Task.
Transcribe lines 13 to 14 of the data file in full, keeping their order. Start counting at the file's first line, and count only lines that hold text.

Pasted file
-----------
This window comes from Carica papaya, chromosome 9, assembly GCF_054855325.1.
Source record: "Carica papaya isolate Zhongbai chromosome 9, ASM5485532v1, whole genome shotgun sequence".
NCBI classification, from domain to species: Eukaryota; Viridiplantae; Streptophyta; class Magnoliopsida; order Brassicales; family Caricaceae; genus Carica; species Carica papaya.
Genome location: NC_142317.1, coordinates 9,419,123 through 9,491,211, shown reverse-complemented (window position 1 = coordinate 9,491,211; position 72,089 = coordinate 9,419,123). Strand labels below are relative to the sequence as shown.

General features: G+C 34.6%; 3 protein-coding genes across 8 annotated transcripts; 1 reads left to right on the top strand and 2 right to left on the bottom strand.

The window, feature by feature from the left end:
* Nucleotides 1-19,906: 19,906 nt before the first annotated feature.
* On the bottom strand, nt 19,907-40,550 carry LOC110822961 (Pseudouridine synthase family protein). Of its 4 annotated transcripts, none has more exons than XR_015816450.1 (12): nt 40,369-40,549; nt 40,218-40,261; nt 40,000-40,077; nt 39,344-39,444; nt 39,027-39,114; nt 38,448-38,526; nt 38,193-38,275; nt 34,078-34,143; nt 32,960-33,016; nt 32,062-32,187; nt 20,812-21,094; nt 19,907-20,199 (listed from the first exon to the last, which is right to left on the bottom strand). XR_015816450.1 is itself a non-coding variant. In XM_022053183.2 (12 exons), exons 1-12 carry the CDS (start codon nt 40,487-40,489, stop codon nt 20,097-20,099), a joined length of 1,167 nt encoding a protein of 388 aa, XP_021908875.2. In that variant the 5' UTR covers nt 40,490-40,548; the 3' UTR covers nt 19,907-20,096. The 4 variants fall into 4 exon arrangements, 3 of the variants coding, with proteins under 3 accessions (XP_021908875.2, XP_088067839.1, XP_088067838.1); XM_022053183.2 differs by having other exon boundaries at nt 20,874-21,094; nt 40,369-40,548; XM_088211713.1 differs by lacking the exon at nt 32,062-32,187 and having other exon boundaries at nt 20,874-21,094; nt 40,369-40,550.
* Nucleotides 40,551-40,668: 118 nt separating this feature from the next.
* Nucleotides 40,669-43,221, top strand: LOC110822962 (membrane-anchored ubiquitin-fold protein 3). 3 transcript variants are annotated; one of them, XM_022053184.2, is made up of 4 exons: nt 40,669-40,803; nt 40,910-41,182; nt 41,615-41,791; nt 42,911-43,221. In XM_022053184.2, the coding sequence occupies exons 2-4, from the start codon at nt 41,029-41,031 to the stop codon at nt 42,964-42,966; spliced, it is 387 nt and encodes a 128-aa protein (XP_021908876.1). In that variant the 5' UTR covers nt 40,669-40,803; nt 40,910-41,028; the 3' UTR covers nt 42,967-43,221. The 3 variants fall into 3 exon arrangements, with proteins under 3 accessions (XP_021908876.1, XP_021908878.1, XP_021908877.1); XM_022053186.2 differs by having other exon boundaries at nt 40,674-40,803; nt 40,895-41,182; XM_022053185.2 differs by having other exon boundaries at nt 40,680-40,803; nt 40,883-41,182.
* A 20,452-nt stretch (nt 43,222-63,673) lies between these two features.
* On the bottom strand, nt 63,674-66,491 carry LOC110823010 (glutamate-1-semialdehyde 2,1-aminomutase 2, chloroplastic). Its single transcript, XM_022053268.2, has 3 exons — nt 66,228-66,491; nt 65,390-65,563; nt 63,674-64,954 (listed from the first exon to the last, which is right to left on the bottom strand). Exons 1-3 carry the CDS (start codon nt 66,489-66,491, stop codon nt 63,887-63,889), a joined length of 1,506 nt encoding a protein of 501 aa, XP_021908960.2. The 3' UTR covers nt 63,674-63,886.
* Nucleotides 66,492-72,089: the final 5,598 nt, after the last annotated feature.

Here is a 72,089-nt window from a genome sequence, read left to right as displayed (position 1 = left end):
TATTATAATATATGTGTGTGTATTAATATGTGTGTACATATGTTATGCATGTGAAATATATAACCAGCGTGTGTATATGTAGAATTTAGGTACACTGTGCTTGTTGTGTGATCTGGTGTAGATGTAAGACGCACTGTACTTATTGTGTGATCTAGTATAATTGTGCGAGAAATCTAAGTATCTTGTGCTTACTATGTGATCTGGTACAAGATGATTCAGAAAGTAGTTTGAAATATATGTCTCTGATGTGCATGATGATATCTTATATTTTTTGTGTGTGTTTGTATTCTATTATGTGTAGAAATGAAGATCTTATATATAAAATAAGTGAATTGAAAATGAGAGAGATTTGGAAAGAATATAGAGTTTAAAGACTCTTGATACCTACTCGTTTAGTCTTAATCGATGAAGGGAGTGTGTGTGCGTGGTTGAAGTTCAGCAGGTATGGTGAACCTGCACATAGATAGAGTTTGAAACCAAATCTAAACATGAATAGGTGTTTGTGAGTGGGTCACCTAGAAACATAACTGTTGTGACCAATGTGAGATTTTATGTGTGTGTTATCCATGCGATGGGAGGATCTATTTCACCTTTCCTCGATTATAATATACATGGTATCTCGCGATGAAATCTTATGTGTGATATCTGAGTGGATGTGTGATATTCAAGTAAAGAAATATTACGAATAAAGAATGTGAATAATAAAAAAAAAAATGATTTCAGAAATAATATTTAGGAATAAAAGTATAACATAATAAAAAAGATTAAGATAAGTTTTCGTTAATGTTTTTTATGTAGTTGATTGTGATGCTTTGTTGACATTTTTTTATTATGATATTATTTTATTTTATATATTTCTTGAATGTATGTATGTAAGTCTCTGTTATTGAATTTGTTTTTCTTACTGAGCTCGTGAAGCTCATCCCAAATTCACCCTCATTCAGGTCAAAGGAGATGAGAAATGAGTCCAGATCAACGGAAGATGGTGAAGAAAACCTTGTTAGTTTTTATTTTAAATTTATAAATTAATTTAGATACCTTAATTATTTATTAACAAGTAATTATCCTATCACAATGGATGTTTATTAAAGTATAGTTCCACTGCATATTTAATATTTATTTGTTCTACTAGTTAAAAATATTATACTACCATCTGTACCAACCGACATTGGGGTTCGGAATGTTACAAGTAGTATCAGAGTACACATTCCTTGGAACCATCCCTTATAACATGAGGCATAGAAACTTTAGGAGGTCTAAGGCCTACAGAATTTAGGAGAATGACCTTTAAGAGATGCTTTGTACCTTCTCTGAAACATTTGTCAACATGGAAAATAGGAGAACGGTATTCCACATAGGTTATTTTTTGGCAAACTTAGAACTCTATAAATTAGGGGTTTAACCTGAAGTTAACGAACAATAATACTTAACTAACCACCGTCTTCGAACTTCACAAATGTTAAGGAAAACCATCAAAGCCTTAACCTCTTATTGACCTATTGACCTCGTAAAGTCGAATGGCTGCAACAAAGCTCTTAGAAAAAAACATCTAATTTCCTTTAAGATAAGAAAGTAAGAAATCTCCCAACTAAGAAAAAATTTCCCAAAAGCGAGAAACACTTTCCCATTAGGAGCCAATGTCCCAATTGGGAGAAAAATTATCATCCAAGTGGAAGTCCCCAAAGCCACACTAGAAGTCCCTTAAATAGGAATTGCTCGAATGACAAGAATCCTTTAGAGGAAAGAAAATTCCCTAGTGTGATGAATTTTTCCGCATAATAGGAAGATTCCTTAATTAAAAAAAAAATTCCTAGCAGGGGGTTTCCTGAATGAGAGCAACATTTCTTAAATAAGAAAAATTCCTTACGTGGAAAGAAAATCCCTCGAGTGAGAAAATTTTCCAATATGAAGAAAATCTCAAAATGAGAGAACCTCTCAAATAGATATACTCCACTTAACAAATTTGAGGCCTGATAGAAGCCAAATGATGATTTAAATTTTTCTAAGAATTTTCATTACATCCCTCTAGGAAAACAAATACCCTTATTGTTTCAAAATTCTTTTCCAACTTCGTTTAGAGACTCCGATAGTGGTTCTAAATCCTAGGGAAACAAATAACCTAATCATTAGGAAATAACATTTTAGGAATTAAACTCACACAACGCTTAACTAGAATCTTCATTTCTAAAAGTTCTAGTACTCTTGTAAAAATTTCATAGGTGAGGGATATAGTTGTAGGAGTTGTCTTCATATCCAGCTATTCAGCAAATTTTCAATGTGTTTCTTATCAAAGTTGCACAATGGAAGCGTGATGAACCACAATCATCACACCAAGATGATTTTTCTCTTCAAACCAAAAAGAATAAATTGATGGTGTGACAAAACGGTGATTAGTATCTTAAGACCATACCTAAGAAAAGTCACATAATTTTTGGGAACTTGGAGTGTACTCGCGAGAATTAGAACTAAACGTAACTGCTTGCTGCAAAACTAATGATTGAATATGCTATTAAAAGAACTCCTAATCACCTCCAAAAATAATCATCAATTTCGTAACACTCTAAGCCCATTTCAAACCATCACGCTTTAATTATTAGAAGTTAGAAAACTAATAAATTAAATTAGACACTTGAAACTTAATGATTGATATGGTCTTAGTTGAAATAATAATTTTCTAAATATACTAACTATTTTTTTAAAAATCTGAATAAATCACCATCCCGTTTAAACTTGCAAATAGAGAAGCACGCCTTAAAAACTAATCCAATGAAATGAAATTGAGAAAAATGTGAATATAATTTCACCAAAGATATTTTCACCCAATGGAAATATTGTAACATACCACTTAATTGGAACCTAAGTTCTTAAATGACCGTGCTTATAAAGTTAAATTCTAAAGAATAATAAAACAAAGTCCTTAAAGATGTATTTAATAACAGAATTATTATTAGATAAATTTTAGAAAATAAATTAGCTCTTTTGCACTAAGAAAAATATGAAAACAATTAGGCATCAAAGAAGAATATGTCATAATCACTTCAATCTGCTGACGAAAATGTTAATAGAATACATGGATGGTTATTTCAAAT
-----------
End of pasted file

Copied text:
* Nucleotides 66,492-72,089: the final 5,598 nt, after the last annotated feature.

Here is a 72,089-nt window from a genome sequence, read left to right as displayed (position 1 = left end):